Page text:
Microsoft Annual Report versus True-up

August 8, 2023

Exploring the distinction between Annual Reports and True-Ups in Microsoft Enterprise Agreements

In the realm of Microsoft Enterprise Agreements and subscription contracts, terms like “Annual Report” and “True-Up” play a pivotal role in managing software licenses and ensuring compliance. While these terms may initially appear similar, they each hold a distinct significance within the realm of software licensing. Let’s delve into the key differences between Annual Reports and True-Ups, unraveling their significance.

Annual Reports: A comprehensive overview

An Annual Report is a procedural aspect within the Enterprise Agreement Subscription contract. It involves an annual payment for the total count of licenses covering Microsoft products and services, as agreed upon by a company. This report reflects the ongoing commitment to licenses made by the organization. It serves as a snapshot of the licensing landscape for products and services falling under the agreement.

True-Ups: Ensuring compliance through verification

In contrast, a True-Up is an essential procedure within the Enterprise Agreement itself. It constitutes an annual verification to assess the licenses utilized by an organization during the past year, beyond the initial order. This process also encompasses subsequent steps, including payments, to ensure the acquisition of any additional licenses. The primary goal is to ensure compliance with licensing terms.

However, it’s important to note that a “True-Down” option isn’t available for software products, meaning you cannot purchase fewer licenses than initially agreed upon.

Understanding the True-Up process

An Enterprise Agreement mandates an annual True-Up, which involves comparing the number of licenses used to the licenses purchased in the initial order. This process enables companies to adjust their license count and acquire additional licenses as needed.

Additionally, the True-Up serves as a mechanism for Microsoft to ascertain an organization’s adherence to licensing terms for various products and services. Typically, any growth throughout the contract year is considered during the True-Up, including the potential reduction of cloud services.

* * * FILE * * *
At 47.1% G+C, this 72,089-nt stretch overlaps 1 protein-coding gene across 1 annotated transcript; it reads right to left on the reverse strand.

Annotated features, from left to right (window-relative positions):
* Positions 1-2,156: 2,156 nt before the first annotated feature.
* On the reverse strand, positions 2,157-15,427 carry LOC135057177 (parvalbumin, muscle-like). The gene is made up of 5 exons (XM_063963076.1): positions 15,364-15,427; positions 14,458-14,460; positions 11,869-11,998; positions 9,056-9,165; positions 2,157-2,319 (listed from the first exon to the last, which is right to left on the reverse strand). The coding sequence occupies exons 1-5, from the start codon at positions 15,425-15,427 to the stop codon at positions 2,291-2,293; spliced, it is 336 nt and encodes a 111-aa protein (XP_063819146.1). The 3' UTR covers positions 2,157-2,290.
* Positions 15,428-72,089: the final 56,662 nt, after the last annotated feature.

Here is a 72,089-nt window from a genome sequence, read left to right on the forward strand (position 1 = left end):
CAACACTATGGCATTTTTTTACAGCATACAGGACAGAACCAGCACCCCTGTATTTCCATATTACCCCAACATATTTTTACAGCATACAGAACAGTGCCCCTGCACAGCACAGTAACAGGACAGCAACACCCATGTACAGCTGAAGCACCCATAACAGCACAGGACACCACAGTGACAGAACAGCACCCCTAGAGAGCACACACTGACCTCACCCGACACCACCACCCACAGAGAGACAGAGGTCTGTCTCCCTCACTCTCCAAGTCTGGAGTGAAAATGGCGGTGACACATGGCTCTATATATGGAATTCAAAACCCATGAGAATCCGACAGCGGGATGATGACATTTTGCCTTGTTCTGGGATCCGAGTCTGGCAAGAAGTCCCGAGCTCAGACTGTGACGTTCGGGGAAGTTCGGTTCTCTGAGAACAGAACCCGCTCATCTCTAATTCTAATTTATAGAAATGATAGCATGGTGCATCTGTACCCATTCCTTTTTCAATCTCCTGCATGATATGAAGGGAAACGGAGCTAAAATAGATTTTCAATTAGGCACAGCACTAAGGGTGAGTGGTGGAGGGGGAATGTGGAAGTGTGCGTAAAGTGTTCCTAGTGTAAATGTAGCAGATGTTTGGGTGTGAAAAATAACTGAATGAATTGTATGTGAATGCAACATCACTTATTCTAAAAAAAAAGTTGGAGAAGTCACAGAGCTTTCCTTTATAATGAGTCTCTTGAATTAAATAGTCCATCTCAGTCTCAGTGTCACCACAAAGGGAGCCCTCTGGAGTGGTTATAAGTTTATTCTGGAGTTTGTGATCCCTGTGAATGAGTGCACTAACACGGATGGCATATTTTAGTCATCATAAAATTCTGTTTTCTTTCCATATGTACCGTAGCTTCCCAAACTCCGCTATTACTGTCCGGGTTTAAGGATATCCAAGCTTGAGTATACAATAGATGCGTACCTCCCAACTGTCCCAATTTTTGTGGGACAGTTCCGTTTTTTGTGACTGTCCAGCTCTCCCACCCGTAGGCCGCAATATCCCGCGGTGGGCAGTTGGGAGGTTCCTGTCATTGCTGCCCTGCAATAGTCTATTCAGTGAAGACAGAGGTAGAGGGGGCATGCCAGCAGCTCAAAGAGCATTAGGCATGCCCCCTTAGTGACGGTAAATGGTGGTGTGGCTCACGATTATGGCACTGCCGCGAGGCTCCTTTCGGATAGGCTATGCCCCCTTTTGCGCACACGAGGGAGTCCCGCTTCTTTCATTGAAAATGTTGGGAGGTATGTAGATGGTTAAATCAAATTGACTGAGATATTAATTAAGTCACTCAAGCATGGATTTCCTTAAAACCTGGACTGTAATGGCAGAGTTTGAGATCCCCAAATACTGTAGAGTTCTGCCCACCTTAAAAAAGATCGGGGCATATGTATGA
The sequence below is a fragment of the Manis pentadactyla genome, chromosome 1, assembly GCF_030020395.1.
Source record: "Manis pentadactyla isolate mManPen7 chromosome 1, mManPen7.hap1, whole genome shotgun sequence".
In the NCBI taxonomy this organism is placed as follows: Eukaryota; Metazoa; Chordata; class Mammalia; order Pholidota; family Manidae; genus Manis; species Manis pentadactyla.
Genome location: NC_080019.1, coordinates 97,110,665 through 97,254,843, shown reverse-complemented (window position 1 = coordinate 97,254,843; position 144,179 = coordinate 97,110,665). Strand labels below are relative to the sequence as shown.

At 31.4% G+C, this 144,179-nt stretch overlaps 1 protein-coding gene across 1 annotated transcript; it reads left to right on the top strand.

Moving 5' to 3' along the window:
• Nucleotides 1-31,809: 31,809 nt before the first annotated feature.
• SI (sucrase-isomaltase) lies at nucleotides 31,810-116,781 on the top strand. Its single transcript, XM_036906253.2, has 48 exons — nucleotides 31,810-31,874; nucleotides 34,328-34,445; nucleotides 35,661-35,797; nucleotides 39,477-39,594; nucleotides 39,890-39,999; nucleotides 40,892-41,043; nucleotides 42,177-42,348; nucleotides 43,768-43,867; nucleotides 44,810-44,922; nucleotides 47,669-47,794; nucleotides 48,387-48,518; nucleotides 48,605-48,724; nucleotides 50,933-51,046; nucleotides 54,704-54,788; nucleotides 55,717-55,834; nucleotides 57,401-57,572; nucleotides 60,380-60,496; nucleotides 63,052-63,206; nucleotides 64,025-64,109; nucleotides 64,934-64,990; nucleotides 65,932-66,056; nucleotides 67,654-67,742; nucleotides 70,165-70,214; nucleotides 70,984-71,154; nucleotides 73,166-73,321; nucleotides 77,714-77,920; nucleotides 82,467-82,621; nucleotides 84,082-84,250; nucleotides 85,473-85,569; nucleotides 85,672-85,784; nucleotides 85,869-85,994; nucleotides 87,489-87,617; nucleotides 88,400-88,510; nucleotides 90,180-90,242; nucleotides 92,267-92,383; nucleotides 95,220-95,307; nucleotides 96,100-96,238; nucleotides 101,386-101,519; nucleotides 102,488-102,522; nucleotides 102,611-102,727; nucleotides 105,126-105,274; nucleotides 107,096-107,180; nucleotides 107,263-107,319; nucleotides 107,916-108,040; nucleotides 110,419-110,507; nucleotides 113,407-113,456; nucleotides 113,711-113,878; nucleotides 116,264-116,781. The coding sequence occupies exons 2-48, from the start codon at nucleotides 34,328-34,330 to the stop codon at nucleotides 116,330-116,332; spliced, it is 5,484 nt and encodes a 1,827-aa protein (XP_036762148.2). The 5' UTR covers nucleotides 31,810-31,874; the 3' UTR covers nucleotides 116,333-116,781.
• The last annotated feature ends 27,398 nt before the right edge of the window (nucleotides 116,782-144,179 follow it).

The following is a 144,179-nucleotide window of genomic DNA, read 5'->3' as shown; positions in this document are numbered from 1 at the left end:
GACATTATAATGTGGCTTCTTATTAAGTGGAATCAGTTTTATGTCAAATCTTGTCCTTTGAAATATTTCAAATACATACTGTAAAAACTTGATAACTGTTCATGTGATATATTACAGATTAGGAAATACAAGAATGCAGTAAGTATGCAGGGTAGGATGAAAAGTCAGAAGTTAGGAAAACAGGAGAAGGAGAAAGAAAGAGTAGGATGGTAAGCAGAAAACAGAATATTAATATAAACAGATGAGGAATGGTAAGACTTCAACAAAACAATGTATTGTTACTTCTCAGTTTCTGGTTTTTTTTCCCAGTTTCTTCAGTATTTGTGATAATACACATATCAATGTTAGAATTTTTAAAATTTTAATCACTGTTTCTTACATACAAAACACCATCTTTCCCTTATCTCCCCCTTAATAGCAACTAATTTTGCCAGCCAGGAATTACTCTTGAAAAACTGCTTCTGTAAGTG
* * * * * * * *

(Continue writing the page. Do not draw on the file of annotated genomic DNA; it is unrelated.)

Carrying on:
Regrettably, a “True-Down” principle doesn’t apply to software (unless available as a subscription).

All modifications made throughout the year must be reconciled in a True-Up Report or Update Statement, submitted 30 – 60 days before your Enterprise Agreement anniversary.

The True-Up process ensures that companies possess the appropriate number of licenses to cover software usage. Since products from the initial (renewal) report have fixed prices, the True-Up process aids organizations in budgeting for software-related expenses.

Advantages of a True-Up: Leveraging accuracy and compliance

One of the notable benefits of the True-Up process is its role in helping organizations maintain compliance with software licensing agreements. Many software vendors require accurate record-keeping of software usage and full licensing for all utilized software. Failure to meet these requirements may lead to penalties and legal repercussions, which can be both costly and disruptive.

In addition to compliance, a True-Up empowers organizations to accurately assess their software needs and make adjustments accordingly. By conducting a True-Up, businesses can identify areas where they may be over- or under-licensed (particularly for cloud subscriptions) and make appropriate adjustments, optimizing software spending and minimizing unnecessary costs.

Expert support for accurate reporting

Navigating the intricacies of Annual Reports and True-Ups can be complex. At BeSharp, our experts are well-equipped to provide guidance and support in accurately reporting your software usage. Contact us today for personalized advice and tailored solutions.